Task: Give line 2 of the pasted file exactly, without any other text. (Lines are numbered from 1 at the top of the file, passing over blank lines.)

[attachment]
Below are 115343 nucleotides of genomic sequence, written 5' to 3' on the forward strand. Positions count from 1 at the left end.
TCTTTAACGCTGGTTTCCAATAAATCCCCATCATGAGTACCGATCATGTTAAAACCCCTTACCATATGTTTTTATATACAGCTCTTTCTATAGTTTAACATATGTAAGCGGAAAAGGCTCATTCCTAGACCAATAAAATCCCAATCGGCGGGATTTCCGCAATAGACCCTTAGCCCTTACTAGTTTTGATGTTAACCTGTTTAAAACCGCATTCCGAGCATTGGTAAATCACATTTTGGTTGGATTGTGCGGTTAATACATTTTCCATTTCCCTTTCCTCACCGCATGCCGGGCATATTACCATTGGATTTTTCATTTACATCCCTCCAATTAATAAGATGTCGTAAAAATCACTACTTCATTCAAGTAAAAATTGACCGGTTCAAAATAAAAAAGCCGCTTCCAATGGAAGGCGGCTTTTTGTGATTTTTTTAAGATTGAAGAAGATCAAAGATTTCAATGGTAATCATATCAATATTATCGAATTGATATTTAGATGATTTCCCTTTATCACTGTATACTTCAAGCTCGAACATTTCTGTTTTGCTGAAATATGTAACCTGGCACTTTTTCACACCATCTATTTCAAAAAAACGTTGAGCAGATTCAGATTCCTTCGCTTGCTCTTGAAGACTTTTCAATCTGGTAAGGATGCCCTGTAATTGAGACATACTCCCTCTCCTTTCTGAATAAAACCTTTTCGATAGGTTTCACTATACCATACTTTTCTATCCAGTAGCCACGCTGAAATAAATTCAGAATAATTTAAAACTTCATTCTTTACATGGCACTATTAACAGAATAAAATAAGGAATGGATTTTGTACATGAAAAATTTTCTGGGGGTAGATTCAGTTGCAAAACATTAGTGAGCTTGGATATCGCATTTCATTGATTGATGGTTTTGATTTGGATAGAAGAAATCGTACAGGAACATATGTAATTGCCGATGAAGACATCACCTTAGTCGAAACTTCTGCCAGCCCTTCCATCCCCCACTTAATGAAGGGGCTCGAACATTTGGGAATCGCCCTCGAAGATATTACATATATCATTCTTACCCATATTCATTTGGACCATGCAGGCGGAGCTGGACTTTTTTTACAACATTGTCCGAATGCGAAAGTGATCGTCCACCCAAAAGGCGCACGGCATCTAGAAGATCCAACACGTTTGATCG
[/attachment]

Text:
TCTTTAACGCTGGTTTCCAATAAATCCCCATCATGAGTACCGATCATGTTAAAACCCCTTACCATATGTTTTTATATACAGCTCTTTCTATAGTTTAACATATGTAAGCGGAAAAGGCTCATTCCTAGACCAATAAAATCCCAATCGGCGGGATTTCCGCAATAGACCCTTAGCCCTTACTAGTTTTGATGTTAACCTGTTTAAAACCGCATTCCGAGCATTGGTAAATCACATTTTGGTTGGATTGTGCGGTTAATACATTTTCCATTTCCCTTTCCTCACCGCATGCCGGGCATATTACCATTGGATTTTTCATTTACATCCCTCCAATTAATAAGATGTCGTAAAAATCACTACTTCATTCAAGTAAAAATTGACCGGTTCAAAATAAAAAAGCCGCTTCCAATGGAAGGCGGCTTTTTGTGATTTTTTTAAGATTGAAGAAGATCAAAGATTTCAATGGTAATCATATCAATATTATCGAATTGATATTTAGATGATTTCCCTTTATCACTGTATACTTCAAGCTCGAACATTTCTGTTTTGCTGAAATATGTAACCTGGCACTTTTTCACACCATCTATTTCAAAAAAACGTTGAGCAGATTCAGATTCCTTCGCTTGCTCTTGAAGACTTTTCAATCTGGTAAGGATGCCCTGTAATTGAGACATACTCCCTCTCCTTTCTGAATAAAACCTTTTCGATAGGTTTCACTATACCATACTTTTCTATCCAGTAGCCACGCTGAAATAAATTCAGAATAATTTAAAACTTCATTCTTTACATGGCACTATTAACAGAATAAAATAAGGAATGGATTTTGTACATGAAAAATTTTCTGGGGGTAGATTCAGTTGCAAAACATTAGTGAGCTTGGATATCGCATTTCATTGATTGATGGTTTTGATTTGGATAGAAGAAATCGTACAGGAACATATGTAATTGCCGATGAAGACATCACCTTAGTCGAAACTTCTGCCAGCCCTTCCATCCCCCACTTAATGAAGGGGCTCGAACATTTGGGAATCGCCCTCGAAGATATTACATATATCATTCTTACCCATATTCATTTGGACCATGCAGGCGGAGCTGGACTTTTTTTACAACATTGTCCGAATGCGAAAGTGATCGTCCACCCAAAAGGCGCACGGCATCTAGAAGATCCAACACGTTTGATCG